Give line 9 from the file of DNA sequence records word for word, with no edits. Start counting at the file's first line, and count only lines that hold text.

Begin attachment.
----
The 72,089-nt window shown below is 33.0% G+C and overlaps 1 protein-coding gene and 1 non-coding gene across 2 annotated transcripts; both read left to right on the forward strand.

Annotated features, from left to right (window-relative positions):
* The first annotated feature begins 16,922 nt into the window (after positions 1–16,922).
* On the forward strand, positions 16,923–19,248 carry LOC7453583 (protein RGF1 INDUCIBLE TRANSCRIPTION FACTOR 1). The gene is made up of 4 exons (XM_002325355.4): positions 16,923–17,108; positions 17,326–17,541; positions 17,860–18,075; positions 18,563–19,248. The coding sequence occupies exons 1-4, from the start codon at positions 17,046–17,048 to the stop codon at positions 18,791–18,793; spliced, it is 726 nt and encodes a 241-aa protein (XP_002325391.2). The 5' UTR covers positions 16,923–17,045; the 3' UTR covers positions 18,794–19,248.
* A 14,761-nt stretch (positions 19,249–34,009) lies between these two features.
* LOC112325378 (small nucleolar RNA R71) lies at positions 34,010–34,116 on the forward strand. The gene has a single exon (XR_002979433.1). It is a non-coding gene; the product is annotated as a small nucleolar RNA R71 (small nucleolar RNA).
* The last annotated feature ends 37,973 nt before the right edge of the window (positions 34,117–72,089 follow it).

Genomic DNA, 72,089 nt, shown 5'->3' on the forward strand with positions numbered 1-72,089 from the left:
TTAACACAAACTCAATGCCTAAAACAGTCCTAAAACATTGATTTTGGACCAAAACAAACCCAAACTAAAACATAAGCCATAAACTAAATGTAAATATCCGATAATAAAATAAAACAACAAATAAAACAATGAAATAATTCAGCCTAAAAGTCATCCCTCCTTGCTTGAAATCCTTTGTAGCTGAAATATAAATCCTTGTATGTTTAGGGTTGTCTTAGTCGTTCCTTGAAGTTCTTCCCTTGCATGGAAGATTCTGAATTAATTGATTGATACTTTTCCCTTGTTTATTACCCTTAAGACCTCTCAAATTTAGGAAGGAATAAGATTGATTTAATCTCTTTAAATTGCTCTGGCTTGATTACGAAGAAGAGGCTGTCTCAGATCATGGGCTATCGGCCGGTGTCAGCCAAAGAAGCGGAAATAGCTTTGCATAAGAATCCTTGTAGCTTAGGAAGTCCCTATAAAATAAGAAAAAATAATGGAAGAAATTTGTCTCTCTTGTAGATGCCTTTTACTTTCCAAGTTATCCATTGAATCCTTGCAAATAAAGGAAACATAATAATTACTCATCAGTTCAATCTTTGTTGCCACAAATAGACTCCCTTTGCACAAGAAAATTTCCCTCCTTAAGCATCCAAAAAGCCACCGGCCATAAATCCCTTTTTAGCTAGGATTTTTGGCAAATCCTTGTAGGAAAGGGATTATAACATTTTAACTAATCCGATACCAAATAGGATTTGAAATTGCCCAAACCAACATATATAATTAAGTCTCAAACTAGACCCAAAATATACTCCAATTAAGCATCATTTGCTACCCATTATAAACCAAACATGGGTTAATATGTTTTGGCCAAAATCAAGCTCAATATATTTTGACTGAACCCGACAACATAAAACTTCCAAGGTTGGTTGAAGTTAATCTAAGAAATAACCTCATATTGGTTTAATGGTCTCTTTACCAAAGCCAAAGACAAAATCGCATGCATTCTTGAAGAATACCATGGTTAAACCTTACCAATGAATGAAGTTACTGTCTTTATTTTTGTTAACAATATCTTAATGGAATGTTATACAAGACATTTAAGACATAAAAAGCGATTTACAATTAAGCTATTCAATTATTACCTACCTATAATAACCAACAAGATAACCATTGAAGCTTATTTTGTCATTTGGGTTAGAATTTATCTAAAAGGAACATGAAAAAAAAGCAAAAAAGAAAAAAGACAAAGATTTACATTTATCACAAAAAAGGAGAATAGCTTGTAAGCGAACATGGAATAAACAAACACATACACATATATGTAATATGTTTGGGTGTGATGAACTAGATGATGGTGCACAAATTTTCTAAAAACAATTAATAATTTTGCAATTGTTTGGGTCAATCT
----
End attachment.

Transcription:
TTAACACAAACTCAATGCCTAAAACAGTCCTAAAACATTGATTTTGGACCAAAACAAACCCAAACTAAAACATAAGCCATAAACTAAATGTAAATATCCGATAATAAAATAAAACAACAAATAAAACAATGAAATAATTCAGCCTAAAAGTCATCCCTCCTTGCTTGAAATCCTTTGTAGCTGAAATATAAATCCTTGTATGTTTAGGGTTGTCTTAGTCGTTCCTTGAAGTTCTTCCCTTGCATGGAAGATTCTGAATTAATTGATTGATACTTTTCCCTTGTTTATTACCCTTAAGACCTCTCAAATTTAGGAAGGAATAAGATTGATTTAATCTCTTTAAATTGCTCTGGCTTGATTACGAAGAAGAGGCTGTCTCAGATCATGGGCTATCGGCCGGTGTCAGCCAAAGAAGCGGAAATAGCTTTGCATAAGAATCCTTGTAGCTTAGGAAGTCCCTATAAAATAAGAAAAAATAATGGAAGAAATTTGTCTCTCTTGTAGATGCCTTTTACTTTCCAAGTTATCCATTGAATCCTTGCAAATAAAGGAAACATAATAATTACTCATCAGTTCAATCTTTGTTGCCACAAATAGACTCCCTTTGCACAAGAAAATTTCCCTCCTTAAGCATCCAAAAAGCCACCGGCCATAAATCCCTTTTTAGCTAGGATTTTTGGCAAATCCTTGTAGGAAAGGGATTATAACATTTTAACTAATCCGATACCAAATAGGATTTGAAATTGCCCAAACCAACATATATAATTAAGTCTCAAACTAGACCCAAAATATACTCCAATTAAGCATCATTTGCTACCCATTATAAACCAAACATGGGTTAATATGTTTTGGCCAAAATCAAGCTCAATATATTTTGACTGAACCCGACAACATAAAACTTCCAAGGTTGGTTGAAGTTAATCTAAGAAATAACCTCATATTGGTTTAATGGTCTCTTTACCAAAGCCAAAGACAAAATCGCATGCATTCTTGAAGAATACCATGGTTAAACCTTACCAATGAATGAAGTTACTGTCTTTATTTTTGTTAACAATATCTTAATGGAATGTTATACAAGACATTTAAGACATAAAAAGCGATTTACAATTAAGCTATTCAATTATTACCTACCTATAATAACCAACAAGATAACCATTGAAGCTTATTTTGTCATTTGGGTTAGAATTTATCTAAAAGGAACATGAAAAAAAAGCAAAAAAGAAAAAAGACAAAGATTTACATTTATCACAAAAAAGGAGAATAGCTTGTAAGCGAACATGGAATAAACAAACACATACACATATATGTAATATGTTTGGGTGTGATGAACTAGATGATGGTGCACAAATTTTCTAAAAACAATTAATAATTTTGCAATTGTTTGGGTCAATCT